Growing blackberries in Florida isn’t too hard… but growing most raspberries is another story. Today I’m going to share how you can grow both; however, you’re not going to be able to grow both in all parts of the state, so I’ll cover the climate aspect as well.
I received an email recently on the topic of growing raspberries and blackberries in Florida and that triggered today’s post. Let’s just start with the question.
“I live in Pasco County just north of Tampa and are in Zone 9 right at the boundary of A and B, our soil is mostly sandy with low levels of organics. I live on the site of an old orange grove.
I would like to try my hand at some Raspberries and maybe some Blackberries. I have seen wild blackberries in the areas of our community that have been allowed to revert to natural, but they are small and somewhat bitter.
Growing Raspberries in Florida
The nasty thing about Mysore raspberries is their incredible spines. These cane fruit are vicious and even bear spines on the leaves themselves.
I’ve enjoyed growing Mysore raspberries ever since my friend Andi blessed me with a little baby one in a pot a few years ago. That has now grown into a monster plant and borne multiple times. It’s also rooted into the ground outside of its bed here and there. Wherever the canes get a little buried, they’ll start a new plant. I’ve been able to share quite a few thanks to this habit.
Besides Mysore, there’s another raspberry called “Dorman Red” that’s sometimes recommended for Florida but it’s very marginal. I only got one fruit from mine in three years, then it died. Raspberries in general don’t like the heat here and I also believe the winters aren’t cold enough to stimulate them into decent production.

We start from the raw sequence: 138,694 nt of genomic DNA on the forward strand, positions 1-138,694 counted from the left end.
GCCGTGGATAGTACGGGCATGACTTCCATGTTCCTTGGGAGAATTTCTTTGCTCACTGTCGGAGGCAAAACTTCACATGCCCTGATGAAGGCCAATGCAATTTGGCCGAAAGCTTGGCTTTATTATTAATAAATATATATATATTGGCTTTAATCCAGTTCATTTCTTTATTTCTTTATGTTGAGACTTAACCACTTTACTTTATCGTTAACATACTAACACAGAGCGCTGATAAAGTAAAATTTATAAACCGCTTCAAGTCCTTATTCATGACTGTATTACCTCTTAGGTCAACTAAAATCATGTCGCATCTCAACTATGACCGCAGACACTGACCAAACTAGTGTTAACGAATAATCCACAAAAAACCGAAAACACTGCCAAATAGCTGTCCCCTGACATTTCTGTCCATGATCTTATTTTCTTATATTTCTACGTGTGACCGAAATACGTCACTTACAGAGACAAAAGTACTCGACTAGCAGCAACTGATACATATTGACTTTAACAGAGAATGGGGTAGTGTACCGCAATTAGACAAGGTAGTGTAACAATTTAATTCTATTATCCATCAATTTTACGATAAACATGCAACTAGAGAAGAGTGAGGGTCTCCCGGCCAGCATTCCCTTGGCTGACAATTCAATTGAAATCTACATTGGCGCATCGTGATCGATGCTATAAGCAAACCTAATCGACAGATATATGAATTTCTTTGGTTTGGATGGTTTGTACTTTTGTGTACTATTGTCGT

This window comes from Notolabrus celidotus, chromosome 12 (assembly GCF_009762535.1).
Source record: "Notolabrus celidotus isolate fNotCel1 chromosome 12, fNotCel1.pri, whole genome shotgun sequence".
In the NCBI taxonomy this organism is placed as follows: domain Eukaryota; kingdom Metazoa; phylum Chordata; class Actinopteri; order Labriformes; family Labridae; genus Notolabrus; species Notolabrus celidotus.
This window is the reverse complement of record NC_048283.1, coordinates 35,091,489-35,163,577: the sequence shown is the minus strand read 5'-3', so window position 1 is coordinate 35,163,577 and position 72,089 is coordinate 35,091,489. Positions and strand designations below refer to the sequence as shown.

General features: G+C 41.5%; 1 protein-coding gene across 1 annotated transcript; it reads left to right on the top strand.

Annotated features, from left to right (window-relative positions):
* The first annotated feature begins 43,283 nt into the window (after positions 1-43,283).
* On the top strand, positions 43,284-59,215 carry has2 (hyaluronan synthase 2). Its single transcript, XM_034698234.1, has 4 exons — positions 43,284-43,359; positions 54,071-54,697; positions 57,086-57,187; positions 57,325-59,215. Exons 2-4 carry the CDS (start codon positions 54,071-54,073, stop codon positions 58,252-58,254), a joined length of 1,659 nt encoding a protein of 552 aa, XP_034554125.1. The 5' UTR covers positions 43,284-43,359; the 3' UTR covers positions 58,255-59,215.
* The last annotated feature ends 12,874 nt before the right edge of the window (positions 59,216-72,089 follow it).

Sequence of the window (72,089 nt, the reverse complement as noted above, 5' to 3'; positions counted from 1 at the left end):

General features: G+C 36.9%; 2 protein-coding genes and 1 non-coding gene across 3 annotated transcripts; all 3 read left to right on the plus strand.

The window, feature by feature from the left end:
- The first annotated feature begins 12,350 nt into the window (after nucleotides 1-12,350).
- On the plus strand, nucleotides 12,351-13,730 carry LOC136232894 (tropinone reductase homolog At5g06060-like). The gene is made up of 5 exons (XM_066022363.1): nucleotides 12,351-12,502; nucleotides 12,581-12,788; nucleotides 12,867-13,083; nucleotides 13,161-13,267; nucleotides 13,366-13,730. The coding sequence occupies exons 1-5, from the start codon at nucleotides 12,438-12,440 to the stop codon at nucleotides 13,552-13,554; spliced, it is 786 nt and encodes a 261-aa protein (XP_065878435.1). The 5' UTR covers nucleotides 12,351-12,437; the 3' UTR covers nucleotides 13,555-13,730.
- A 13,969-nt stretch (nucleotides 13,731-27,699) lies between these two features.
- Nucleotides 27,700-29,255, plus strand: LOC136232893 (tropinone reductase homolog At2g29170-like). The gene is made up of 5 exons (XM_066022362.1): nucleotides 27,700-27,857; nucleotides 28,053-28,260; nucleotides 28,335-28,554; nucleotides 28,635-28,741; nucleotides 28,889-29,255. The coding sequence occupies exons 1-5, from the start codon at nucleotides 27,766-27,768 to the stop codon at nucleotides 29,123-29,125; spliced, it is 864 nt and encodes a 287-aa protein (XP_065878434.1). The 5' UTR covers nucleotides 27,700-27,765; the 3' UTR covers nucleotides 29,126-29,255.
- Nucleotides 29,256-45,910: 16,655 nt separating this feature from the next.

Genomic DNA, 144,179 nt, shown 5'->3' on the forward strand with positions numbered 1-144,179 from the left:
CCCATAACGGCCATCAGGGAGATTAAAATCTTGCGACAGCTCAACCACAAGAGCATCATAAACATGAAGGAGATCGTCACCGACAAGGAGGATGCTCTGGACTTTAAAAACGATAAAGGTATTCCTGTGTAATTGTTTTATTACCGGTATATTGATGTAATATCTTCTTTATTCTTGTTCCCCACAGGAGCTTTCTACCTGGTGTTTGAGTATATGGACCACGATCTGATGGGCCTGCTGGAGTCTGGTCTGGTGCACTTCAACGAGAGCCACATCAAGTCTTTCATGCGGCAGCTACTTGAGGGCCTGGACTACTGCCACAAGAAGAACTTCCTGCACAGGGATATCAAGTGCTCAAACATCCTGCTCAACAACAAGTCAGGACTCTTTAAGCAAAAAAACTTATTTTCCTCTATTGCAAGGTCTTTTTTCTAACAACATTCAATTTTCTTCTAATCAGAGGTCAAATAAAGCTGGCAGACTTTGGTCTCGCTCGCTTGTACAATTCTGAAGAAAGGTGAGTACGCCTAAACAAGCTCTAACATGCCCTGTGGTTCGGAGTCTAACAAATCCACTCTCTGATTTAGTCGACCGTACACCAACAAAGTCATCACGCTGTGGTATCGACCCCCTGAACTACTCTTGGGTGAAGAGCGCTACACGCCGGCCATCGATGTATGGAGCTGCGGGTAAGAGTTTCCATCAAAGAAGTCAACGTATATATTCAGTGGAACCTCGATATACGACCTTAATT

The final variety of raspberry you’ll sometimes see in Florida is the Southern selection “Caroline”. This one produced more fruit for me than Dorman Red, but I only had them growing in pots in my (now defunct) plant nursery. It needs more testing to see if it’ll be worth growing here long-term.
I believe both Dorman Red and Caroline appreciate some shade. Both are very cold-hardy. Mysore doesn’t seem to mind the heat, though it may freeze down during a cold snap that reaches into the low 20s.
Growing Blackberries in Florida
I grew Apache up in Tennessee and down here in Florida I’ve grown Natchez, Ouachita, Kiowa and Arapaho. You can see the University of Arkansas blackberry list and recommendations in this free .pdf.
pH and Cane Fruit
Growing Cane Fruit in South Florida
One Final Option for Florida
I mostly relegated blackberries and raspberries to the novelty side of my gardening plans after discovering the incredible productivity of mulberries.
One mulberry tree will produce gallons of fruit with less work, less care and less water than any cane fruit. They also produce for years, don’t need weeding or mulching, plus will bear in just a year or two after planting.
I suppose if you wanted to get really clever, you could grow a mulberry tree, then plant cane fruit around it to bear a multitude of berries from the ground to the sky.
Good luck with your berry growing plans – may you end up with plenty of delicious fruit.